One Out of Two by Daniel Sada

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The cover for One Out of Two by Daniel SadaMinneapolis, Minnesota. Graywolf. 2015. 88 pages.

One Out of Two, by Daniel Sada, describes the lives of the Gamal twins, Constitución and Gloria. They live together, work together in their sewing business, eat together, bathe together, and even sleep together. Their lives are ruled by their very togetherness until Oscar Segura enters the scene. Now there is a distraction, an interruption of their very togetherness, a variation to their otherwise normal, boring lives. And although there has never been a competitive element between the middle-aged sisters, one now emerges. Will Oscar rend asunder the Gamal establishment? Will one of the two surrender herself to him and leave her alter ego to fend for herself as a singleton? Herein lies the enchantment of this novelette that dissects the experiences and combined existence of the twins.

What is truly interesting about Sada’s rendering of the twin lives into a single entity is the way in which he unravels the union, then embroiders it back together. His insight into what makes a set of identical twins click is masterful. The separation and coming back together of the Gamals repeatedly throughout the story is engaging. His perception allows the reader, in all likelihood a singleton, to imagine what life might be if one had a mirror-image sibling of one’s own.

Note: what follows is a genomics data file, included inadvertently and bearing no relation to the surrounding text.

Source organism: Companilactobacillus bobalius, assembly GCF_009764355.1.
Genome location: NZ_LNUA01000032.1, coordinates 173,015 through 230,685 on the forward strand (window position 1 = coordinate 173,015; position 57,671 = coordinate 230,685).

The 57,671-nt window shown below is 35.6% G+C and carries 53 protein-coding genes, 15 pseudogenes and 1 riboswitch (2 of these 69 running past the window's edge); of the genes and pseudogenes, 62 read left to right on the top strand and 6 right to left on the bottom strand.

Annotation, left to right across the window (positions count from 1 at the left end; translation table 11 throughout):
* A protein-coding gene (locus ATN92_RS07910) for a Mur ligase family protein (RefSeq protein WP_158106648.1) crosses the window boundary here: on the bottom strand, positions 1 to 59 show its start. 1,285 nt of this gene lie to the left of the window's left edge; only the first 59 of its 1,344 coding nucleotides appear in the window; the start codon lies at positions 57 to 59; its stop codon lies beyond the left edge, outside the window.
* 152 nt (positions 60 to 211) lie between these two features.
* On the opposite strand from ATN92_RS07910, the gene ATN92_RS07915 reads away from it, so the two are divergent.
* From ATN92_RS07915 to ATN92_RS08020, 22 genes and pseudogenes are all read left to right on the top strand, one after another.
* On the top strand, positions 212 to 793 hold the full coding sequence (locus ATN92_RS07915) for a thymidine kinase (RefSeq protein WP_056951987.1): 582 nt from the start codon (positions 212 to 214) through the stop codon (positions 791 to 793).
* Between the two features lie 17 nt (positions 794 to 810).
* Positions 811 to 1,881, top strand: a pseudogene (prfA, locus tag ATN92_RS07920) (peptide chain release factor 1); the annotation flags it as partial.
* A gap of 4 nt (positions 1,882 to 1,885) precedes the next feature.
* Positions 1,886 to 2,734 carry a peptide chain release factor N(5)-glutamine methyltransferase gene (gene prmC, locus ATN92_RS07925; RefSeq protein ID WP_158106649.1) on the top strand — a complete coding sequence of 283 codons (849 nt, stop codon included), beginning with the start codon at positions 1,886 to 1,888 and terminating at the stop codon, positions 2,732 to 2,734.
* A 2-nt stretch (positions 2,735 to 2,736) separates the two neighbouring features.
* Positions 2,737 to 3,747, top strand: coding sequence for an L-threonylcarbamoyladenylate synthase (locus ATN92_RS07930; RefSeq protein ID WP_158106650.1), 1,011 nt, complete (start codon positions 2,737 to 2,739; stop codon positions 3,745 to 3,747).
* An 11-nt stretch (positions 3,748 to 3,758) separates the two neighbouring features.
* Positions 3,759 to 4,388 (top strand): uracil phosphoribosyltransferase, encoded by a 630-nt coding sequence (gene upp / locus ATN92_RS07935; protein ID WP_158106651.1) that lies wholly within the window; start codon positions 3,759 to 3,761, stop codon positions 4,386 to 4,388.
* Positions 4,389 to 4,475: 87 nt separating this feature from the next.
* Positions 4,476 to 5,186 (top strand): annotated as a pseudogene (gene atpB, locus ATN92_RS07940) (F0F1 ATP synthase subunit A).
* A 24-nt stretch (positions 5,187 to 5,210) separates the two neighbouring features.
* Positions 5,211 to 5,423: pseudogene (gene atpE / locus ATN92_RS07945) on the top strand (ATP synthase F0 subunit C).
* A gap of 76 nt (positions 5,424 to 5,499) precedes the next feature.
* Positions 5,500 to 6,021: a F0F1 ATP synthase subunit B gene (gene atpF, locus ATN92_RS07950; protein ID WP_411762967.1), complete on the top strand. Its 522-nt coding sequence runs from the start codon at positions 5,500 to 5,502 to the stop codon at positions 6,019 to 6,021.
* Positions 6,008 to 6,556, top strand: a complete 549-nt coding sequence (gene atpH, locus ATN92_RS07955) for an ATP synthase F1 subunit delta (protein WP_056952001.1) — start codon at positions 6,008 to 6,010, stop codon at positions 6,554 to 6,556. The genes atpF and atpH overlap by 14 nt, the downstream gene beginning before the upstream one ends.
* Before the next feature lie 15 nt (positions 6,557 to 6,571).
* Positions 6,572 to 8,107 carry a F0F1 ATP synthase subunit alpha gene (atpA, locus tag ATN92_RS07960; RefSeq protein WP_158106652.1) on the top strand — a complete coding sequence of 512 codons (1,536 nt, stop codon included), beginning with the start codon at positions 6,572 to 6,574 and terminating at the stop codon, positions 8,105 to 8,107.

One Out of Two, as the title states, becomes “two rather than one” and then “one in two or two by now in one.” The juxtaposition between one or the other is what keeps the novel moving along. To separate or not, or stay together or not? That is the central theme of Sada’s novelette. The peripheral characters also lend interest and drive the development and climax of the plot regarding staying together or separating. Aunt Soledad drifts through the pages, constantly encouraging the girls to marry before it is too late. The love interest, Oscar Segura, creates discord, betrayal, anxiety, but finally reunion and reunification in the life of the Gamal sisters.

There is humor, pathos, and social commentary running through the lines and pages of Sada’s clever piece, and whether you have a twin, know twins, wish you were a twin, or any other sibling desire or experience, this novel will both entertain and disconcert you.

Janet Mary Livesey
University of Central Oklahoma

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